In this episode, we’ve learned how to say “Do you speak Taiwanese?” and some responses to this question.
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|a-sa-puh-luh||vulgar, indecent, messy, disorderly
Culture note: the phrase comes from the Japanese word 朝風呂 (asa-buro), 朝 (asa) means “morning” and 風呂 (furo) means “bath”. People thought it was strange to take baths in the morning since they always took their baths at night after a long day’s work. It came to mean “indecent” and also “disorderly”, “lousy” or “a mess” in Taiwanese.
|Lí teh kóng siánn?||What did you say? What are you saying?|
|kóng||to speak, to say|
|Lí kám ē-hiáu kóng Tâi-gí?||Can you speak Taiwanese?|
|kám||(Kám is a question word that turns a sentence into a yes-no question. You can think of it as “can it be possible that…”, “is it true that...”)|
|ē-hiáu||can, to know how to
Usage note: usually referring to something that must be learned
|bē-hiáu||can’t, to not know how to|
|Guá bē-hiáu kóng Tâi-gí.||I can’t speak Taiwanese.|
|Guá ē-hiáu kóng tām-po̍h-á Tâi-gí.||I only speak a little bit of Taiwanese.|
|tām-po̍h-á||a little, slightly|
|Tâi-gí guá ē-hiáu thiann, bē-hiáu kóng.||I understand but can’t really speak Taiwanese.|
|Guá thiann-ū.||I understand (it).|
|Guá thiann-bô.||I don’t understand (it).|
|thiann-bô||to not understand|
|thiann||to listen to|
|ū||to have, to exist|
|bô||to not have, to not exist|
|Tâi-gí / Tâi-uân-uē||Taiwanese language or spoken language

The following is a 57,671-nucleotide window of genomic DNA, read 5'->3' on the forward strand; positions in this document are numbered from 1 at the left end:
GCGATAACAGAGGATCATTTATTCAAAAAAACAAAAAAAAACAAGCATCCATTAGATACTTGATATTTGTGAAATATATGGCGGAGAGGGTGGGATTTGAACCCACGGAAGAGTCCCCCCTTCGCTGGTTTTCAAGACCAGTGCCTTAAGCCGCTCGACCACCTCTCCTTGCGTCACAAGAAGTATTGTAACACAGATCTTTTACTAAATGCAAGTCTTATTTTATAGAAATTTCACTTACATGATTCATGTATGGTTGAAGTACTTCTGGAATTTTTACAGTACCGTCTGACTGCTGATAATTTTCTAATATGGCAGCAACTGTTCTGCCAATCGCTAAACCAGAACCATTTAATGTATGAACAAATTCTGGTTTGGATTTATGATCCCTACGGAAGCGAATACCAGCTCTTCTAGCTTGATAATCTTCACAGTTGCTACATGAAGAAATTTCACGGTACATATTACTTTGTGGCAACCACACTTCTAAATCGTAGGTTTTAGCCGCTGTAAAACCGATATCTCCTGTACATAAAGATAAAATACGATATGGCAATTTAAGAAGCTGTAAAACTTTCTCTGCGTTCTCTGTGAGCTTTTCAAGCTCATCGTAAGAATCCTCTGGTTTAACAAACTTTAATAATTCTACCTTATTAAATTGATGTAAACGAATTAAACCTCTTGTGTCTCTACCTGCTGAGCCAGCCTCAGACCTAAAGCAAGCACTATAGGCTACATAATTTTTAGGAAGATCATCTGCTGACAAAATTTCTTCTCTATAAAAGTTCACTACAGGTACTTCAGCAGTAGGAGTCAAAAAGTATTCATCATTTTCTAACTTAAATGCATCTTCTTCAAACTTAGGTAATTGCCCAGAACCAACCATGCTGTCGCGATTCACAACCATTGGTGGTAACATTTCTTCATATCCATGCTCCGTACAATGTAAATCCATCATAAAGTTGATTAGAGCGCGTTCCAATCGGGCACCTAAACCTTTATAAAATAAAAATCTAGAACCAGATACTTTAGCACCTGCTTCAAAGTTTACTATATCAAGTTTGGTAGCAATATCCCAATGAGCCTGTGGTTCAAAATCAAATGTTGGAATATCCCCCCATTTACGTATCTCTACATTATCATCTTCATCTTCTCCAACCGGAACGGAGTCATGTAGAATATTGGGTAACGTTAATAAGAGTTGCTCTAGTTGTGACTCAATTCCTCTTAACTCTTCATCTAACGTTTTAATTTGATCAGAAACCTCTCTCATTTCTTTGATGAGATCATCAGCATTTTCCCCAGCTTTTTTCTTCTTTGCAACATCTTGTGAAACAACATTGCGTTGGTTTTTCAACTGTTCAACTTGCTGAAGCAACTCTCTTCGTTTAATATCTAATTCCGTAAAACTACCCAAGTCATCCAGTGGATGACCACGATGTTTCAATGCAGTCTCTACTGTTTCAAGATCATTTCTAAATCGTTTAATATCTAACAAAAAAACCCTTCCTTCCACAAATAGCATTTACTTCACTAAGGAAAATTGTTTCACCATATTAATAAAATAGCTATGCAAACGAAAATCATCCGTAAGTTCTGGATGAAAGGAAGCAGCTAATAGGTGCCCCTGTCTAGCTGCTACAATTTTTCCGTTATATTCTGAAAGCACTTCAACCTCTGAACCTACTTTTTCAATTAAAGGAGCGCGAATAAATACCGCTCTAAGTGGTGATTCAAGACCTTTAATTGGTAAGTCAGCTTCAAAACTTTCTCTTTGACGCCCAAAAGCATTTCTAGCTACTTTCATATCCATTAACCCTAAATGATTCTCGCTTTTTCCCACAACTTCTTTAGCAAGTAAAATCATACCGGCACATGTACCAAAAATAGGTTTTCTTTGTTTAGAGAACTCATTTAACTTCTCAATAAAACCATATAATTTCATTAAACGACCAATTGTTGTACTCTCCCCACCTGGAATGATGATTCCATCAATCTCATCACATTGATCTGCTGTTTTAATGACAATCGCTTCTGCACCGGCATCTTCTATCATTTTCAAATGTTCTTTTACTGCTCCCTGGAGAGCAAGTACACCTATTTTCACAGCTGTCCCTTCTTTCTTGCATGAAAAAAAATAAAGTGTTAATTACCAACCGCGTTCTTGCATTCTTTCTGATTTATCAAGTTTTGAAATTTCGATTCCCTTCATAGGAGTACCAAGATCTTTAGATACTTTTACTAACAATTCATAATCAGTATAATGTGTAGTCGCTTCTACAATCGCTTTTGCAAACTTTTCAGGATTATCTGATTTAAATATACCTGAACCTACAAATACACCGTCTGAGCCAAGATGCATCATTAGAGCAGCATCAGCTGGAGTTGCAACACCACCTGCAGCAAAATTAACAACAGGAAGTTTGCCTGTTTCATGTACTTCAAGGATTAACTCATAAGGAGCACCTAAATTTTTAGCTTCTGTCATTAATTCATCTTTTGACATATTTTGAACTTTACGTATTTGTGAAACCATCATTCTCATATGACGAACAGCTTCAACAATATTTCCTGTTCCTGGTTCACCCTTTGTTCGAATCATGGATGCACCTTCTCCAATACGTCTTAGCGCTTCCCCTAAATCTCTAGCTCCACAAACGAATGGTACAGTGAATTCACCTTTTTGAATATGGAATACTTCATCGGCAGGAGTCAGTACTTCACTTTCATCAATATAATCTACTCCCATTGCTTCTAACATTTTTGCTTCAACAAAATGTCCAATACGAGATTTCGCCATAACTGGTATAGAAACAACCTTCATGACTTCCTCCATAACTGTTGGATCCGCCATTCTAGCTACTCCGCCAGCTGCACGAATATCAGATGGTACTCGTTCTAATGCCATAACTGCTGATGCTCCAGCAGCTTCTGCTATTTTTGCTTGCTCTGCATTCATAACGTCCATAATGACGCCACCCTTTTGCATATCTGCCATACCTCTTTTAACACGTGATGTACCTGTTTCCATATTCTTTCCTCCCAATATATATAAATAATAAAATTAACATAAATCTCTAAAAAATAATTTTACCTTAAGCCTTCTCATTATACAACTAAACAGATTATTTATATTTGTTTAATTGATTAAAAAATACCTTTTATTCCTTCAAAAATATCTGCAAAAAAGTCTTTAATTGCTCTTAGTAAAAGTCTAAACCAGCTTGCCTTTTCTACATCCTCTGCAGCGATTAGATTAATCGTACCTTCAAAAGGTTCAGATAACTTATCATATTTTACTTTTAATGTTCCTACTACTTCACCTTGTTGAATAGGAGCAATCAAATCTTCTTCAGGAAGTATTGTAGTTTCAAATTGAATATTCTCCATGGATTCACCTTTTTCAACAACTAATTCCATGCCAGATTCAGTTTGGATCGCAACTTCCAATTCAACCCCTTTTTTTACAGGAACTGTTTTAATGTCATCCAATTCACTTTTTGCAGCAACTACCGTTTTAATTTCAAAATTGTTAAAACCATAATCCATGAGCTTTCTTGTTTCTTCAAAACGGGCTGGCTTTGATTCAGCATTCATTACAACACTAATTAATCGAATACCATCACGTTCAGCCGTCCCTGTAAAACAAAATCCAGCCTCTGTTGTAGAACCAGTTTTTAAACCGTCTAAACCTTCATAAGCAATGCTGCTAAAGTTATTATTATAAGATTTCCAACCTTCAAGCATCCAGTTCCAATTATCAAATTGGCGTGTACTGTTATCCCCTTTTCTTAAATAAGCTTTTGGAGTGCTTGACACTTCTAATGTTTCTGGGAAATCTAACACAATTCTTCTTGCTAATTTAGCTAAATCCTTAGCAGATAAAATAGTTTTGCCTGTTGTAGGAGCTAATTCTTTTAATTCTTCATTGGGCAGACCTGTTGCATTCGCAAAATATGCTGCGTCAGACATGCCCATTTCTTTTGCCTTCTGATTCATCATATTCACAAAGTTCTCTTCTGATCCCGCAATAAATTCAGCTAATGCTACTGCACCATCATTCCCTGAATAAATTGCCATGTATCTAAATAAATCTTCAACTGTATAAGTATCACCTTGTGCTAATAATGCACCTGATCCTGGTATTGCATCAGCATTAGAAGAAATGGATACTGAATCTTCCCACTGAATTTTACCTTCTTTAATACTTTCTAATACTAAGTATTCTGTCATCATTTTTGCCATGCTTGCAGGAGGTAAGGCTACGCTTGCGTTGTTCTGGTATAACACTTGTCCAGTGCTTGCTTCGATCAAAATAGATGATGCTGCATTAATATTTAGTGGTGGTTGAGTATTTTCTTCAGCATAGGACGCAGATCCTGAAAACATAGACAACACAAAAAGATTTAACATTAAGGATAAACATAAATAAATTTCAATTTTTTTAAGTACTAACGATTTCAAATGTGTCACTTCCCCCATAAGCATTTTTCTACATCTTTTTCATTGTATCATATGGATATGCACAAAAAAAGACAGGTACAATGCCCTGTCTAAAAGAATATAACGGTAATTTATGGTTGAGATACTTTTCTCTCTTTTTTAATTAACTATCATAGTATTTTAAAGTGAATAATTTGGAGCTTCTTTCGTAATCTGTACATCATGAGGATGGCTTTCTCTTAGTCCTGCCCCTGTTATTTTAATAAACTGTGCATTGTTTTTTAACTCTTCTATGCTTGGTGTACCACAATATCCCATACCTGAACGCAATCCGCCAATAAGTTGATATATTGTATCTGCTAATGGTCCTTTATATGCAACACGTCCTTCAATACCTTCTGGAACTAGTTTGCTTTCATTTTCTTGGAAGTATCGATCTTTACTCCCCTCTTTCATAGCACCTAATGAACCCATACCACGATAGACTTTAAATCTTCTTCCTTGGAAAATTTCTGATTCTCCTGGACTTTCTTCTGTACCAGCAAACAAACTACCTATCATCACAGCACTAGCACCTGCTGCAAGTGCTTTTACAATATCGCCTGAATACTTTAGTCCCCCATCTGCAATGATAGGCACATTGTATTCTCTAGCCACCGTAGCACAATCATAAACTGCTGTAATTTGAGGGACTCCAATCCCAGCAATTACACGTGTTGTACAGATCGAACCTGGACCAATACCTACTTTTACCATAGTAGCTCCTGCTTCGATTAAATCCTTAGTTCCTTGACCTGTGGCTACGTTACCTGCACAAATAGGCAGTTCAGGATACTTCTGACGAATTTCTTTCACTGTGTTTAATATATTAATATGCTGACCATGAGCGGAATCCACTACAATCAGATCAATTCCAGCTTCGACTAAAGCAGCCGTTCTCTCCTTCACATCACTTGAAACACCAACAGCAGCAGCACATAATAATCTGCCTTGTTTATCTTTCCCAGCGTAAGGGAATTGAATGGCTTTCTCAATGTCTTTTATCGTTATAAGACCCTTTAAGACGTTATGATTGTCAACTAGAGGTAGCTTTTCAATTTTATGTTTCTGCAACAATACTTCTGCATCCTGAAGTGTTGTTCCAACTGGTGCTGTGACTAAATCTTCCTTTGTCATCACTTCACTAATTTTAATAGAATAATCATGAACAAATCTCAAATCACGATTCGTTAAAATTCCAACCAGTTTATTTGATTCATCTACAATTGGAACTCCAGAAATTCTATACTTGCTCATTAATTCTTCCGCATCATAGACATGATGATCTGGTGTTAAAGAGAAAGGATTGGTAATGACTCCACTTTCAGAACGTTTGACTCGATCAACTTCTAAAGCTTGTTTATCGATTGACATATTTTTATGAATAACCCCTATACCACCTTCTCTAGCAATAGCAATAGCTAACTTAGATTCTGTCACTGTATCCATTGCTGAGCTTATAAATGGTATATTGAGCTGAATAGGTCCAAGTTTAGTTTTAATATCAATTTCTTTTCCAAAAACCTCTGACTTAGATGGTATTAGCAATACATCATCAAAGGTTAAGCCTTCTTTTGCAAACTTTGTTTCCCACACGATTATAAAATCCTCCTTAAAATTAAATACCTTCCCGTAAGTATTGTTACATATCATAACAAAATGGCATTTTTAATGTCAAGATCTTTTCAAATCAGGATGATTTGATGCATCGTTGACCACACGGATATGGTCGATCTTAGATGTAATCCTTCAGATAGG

Usage Note: “Tâi-gí” and “Tâi-uân-uē” are interchangeable. You can hear people say both though maybe “Tâi-gí” slightly more often.
|Tâi-bûn||Taiwanese written language or literature|
|Ing-gí||English language or spoken language|
|Ing-bûn||English written language or English in general|
|Ji̍t-gí / Ji̍t-pún-uē||Japanese|
|Tik-gí / Tik-kok-uē||German|
|Huat-gí / Huat-kok-uē||French|
|Se-pan-gâ-gí / Se-pan-gâ-uē||Spanish|
|Huâ-gí / Tiong-kok-uē||Mandarin|
|Tiong-bûn||Chinese written language, or sometimes Mandarin|
|Kok-gí||the national language(s)
Usage Note: you might also hear people refer to Mandarin as “Kok-gí”. In Dec. 2018, the National Languages Development Act came into effect and officially recognized local languages including Taiwanese. So the term “Kok-gí” does not exclusively refer to Mandarin any more and has become a controversial term for many.
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Music Credit: TeknoAXE